Solar Energy Homes Tour in Northern Minnesota
Shorter days, longer nights, and colder temperatures have me thinking about people I have met, who rely on electrical energy provided by the sun. Over the past several years I have been able to visit five or six solar-powered homes.
My first introduction to solar energy in Northern Minnesota came when we visited some people who have a place-in-the woods, about 10 miles from our cabin near Grand Marais. Their land borders on a gravel road where
they keep their car, but to get to their year-round two-room home, it is necessary to walk more than 2/3 mile on a narrow path through the woods. The path was on low ground and small streams of water were running across it. Birds were singing on both sides of the path and the forest seemed alive. There are two solar panels on the roof of their cabin, and these two panels provided all of their electricity. A few automobile batteries store electricity for use when there is no sun. They are able to power a miniature refrigerator, several small lights, and also able to recharge the battery in their laptop computer. The electrical power these two people use is minimal, but it all comes from the sun. They have a shallow well near their house which is pumped by hand. There is an outhouse. All of their heat comes from a small wood near the center of their cabin. There is no backup heat or electricity. They live almost “off-the-grid”, but not quite…they have a telephone land line with dial-up internet capability.
During the years after this first visit to a solar-powered cabin, I had an opportunity to visit other people’s solar-powered homes. What I saw was quite a wide range of how various people live with a variety of solar energy installations. Some places have many solar panels…sometimes mounted atop a large steel pipe anchored in concrete, sometimes on a standalone aluminum frame built to support them, and/or on the roof of a cabin or garage. Solar provides some or all electricity for each residence. There is a wide range of comfort. Most (but not all) places have running water pumped by electricity, and indoor plumbing with septic systems. Some have their own storage batteries, while other people connect to the electric grid (thereby removing their need for batteries) and sell power back to the power company when they have extra, and buy power when there is no sun. The people who have their own batteries and are not connected to the power grid, seem very pleased when they have electricity, while others do not because the power lines are down. However, batteries do require some maintenance. All people did most of their heating with wood, which is quite plentiful in northern Minnesota…either with the furnace separate and outside the home to heat water which was piped into the home to provide heat; or alternatively with small wood-stoves inside the home.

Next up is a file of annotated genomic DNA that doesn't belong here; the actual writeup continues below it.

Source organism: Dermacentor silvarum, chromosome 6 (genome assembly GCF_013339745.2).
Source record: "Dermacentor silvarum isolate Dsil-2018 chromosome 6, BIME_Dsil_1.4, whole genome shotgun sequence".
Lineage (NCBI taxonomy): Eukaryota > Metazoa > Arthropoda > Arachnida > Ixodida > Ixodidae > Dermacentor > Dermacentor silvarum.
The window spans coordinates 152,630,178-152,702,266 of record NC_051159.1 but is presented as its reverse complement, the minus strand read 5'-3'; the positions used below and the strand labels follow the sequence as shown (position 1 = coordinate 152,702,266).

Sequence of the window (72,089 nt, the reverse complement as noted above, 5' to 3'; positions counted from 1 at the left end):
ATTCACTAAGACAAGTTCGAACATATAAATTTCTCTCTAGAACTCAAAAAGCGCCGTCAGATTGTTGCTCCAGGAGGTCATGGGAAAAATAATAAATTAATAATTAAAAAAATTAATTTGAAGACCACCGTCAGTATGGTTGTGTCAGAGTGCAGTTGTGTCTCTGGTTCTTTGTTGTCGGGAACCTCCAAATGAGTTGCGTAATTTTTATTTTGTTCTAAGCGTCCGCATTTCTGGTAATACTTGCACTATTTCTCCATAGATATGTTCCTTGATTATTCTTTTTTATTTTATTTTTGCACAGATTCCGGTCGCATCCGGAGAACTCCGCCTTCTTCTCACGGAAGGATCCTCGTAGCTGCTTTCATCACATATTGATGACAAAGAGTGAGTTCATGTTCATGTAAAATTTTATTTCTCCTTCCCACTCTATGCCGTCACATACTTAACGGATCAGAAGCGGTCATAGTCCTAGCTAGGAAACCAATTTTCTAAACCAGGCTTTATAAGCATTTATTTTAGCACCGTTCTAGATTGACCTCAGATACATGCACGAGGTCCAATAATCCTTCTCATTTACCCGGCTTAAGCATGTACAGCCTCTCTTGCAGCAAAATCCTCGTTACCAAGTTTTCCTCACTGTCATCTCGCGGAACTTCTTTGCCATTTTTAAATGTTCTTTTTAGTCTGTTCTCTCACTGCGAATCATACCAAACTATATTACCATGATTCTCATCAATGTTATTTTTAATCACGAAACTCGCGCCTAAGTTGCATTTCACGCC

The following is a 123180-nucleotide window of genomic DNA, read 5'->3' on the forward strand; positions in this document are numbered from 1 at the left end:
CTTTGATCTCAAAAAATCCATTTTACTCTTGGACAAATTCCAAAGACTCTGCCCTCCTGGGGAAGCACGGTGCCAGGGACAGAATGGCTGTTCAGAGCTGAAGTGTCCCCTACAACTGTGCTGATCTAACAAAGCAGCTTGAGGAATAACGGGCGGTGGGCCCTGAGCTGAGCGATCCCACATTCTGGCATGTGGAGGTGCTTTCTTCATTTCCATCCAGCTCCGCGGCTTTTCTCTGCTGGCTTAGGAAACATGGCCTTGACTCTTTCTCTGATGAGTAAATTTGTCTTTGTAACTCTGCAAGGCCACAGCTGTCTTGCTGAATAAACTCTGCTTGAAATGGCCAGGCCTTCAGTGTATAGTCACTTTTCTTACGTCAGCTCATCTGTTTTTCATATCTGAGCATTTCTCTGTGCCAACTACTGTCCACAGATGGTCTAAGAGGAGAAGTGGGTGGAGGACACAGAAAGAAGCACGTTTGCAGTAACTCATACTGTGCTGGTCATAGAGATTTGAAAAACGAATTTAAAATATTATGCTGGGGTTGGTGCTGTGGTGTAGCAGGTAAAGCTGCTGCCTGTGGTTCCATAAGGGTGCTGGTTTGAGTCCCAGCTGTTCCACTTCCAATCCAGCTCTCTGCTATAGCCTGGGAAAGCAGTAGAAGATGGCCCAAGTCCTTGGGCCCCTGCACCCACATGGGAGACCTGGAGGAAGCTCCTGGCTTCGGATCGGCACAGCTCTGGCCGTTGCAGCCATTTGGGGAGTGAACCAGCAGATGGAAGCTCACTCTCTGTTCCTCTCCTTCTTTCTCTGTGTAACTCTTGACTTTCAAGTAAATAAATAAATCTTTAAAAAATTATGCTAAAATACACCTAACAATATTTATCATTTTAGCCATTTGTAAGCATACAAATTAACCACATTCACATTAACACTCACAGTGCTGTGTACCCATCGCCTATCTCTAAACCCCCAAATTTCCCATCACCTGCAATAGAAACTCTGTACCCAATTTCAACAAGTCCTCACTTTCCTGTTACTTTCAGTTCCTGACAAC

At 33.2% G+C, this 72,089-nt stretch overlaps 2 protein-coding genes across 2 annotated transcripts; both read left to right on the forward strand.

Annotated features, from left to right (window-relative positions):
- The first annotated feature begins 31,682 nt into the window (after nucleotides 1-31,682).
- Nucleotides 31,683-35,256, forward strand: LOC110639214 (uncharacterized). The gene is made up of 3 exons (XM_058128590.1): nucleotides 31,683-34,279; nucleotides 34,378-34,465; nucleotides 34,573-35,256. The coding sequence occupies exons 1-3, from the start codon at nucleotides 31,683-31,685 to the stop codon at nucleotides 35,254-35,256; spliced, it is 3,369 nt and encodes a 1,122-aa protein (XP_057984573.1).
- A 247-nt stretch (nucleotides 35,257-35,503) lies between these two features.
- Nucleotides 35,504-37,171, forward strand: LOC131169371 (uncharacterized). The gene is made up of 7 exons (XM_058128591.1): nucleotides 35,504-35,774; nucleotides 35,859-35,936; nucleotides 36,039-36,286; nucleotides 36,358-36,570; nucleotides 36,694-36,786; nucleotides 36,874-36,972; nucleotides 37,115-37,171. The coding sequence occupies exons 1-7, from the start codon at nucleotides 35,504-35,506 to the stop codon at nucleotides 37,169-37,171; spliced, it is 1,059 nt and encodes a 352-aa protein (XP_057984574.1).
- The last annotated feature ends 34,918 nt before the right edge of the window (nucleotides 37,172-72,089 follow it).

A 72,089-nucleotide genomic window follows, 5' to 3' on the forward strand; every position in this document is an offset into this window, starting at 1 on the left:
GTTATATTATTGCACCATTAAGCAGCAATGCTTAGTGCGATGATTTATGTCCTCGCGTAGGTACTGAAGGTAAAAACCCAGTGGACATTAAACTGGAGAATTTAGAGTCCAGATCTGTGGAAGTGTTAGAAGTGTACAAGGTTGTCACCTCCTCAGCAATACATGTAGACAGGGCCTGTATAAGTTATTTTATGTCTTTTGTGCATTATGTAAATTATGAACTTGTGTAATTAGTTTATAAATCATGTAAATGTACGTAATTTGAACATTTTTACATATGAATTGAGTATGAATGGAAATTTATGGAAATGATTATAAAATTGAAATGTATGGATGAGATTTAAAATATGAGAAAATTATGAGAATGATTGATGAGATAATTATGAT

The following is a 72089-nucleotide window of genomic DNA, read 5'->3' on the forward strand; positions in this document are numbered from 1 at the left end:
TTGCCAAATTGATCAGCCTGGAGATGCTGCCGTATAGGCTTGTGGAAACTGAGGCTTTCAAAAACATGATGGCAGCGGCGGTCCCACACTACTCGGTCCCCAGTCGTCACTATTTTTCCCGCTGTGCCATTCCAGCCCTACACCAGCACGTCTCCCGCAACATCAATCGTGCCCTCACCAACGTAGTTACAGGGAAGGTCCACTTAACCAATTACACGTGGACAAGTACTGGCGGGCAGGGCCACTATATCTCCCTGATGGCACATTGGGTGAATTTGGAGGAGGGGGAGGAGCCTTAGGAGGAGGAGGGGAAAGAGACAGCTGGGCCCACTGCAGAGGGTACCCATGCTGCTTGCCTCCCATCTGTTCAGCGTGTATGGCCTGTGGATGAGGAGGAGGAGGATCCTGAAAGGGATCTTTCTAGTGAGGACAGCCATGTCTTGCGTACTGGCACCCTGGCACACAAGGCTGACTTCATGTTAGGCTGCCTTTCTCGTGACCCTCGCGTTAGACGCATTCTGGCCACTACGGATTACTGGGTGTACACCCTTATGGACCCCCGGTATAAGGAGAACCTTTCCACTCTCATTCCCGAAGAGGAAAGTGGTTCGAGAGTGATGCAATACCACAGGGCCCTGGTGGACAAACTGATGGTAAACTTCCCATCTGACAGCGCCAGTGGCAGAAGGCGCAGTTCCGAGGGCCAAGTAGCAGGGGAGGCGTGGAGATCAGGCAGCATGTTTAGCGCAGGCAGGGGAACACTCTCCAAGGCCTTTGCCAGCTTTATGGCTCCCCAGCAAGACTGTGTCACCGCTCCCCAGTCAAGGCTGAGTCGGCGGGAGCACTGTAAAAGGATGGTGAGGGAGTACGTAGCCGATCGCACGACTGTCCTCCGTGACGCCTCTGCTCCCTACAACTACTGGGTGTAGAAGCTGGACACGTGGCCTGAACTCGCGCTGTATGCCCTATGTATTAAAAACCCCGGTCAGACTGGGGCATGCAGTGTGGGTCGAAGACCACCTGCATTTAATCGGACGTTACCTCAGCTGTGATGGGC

One site I visited was a small cabin right on the shore of lake superior…again with only two small solar panels, several lights, a small refrigerator, and a small wood stove used for cabin heat, cooking, heating water, etc. There was an outhouse (a legal one which is pumped out periodically). But there was no well. All water (drinking and otherwise) was carried from lake superior in buckets.Apparently, the water is so cold, it is safe to drink. An older retired couple live there. They spend at least one week a month at that cabin…12 months of the year. They also have a small apartment in Minneapolis.
My impression was that the two things which are a problem because of the limitations of solar energy are: heating and cooling. In the woods, many people heat primarily with wood anyway. Air conditioning is not required there because it is quite cool. Even a refrigerator or freezer can be a problem though. Some people had super-efficient refrigerators, Ecofridge from Denmark…very expensive, but they take less electricity than one 60 watt incandescent bulb. One person also told me about a super efficient freezer…also from Scandinavia and very expensive. There are an interesting variety of solar systems. Some people have no backup; others have LP gas backup for heating and also to power a backup electrical generator. The cost of solar panels has come down dramatically in the past few years, and a surprising number of people in the north woods are adding solar panels their homes and cabins. In the forest near Grand Marais there are more than 100 systems. Some were chosen because there were no power lines nearby, others for various reasons including people who are very independent, and some people who want to be “inexpensive” for nature to support, or to have a lower carbon footprint. I learned that “going solar” has far-reaching ramifications including the selection of appliances, and how people actually live. Adding solar to existing buildings looks like it can be especially complicated.
by Gary Wilhelm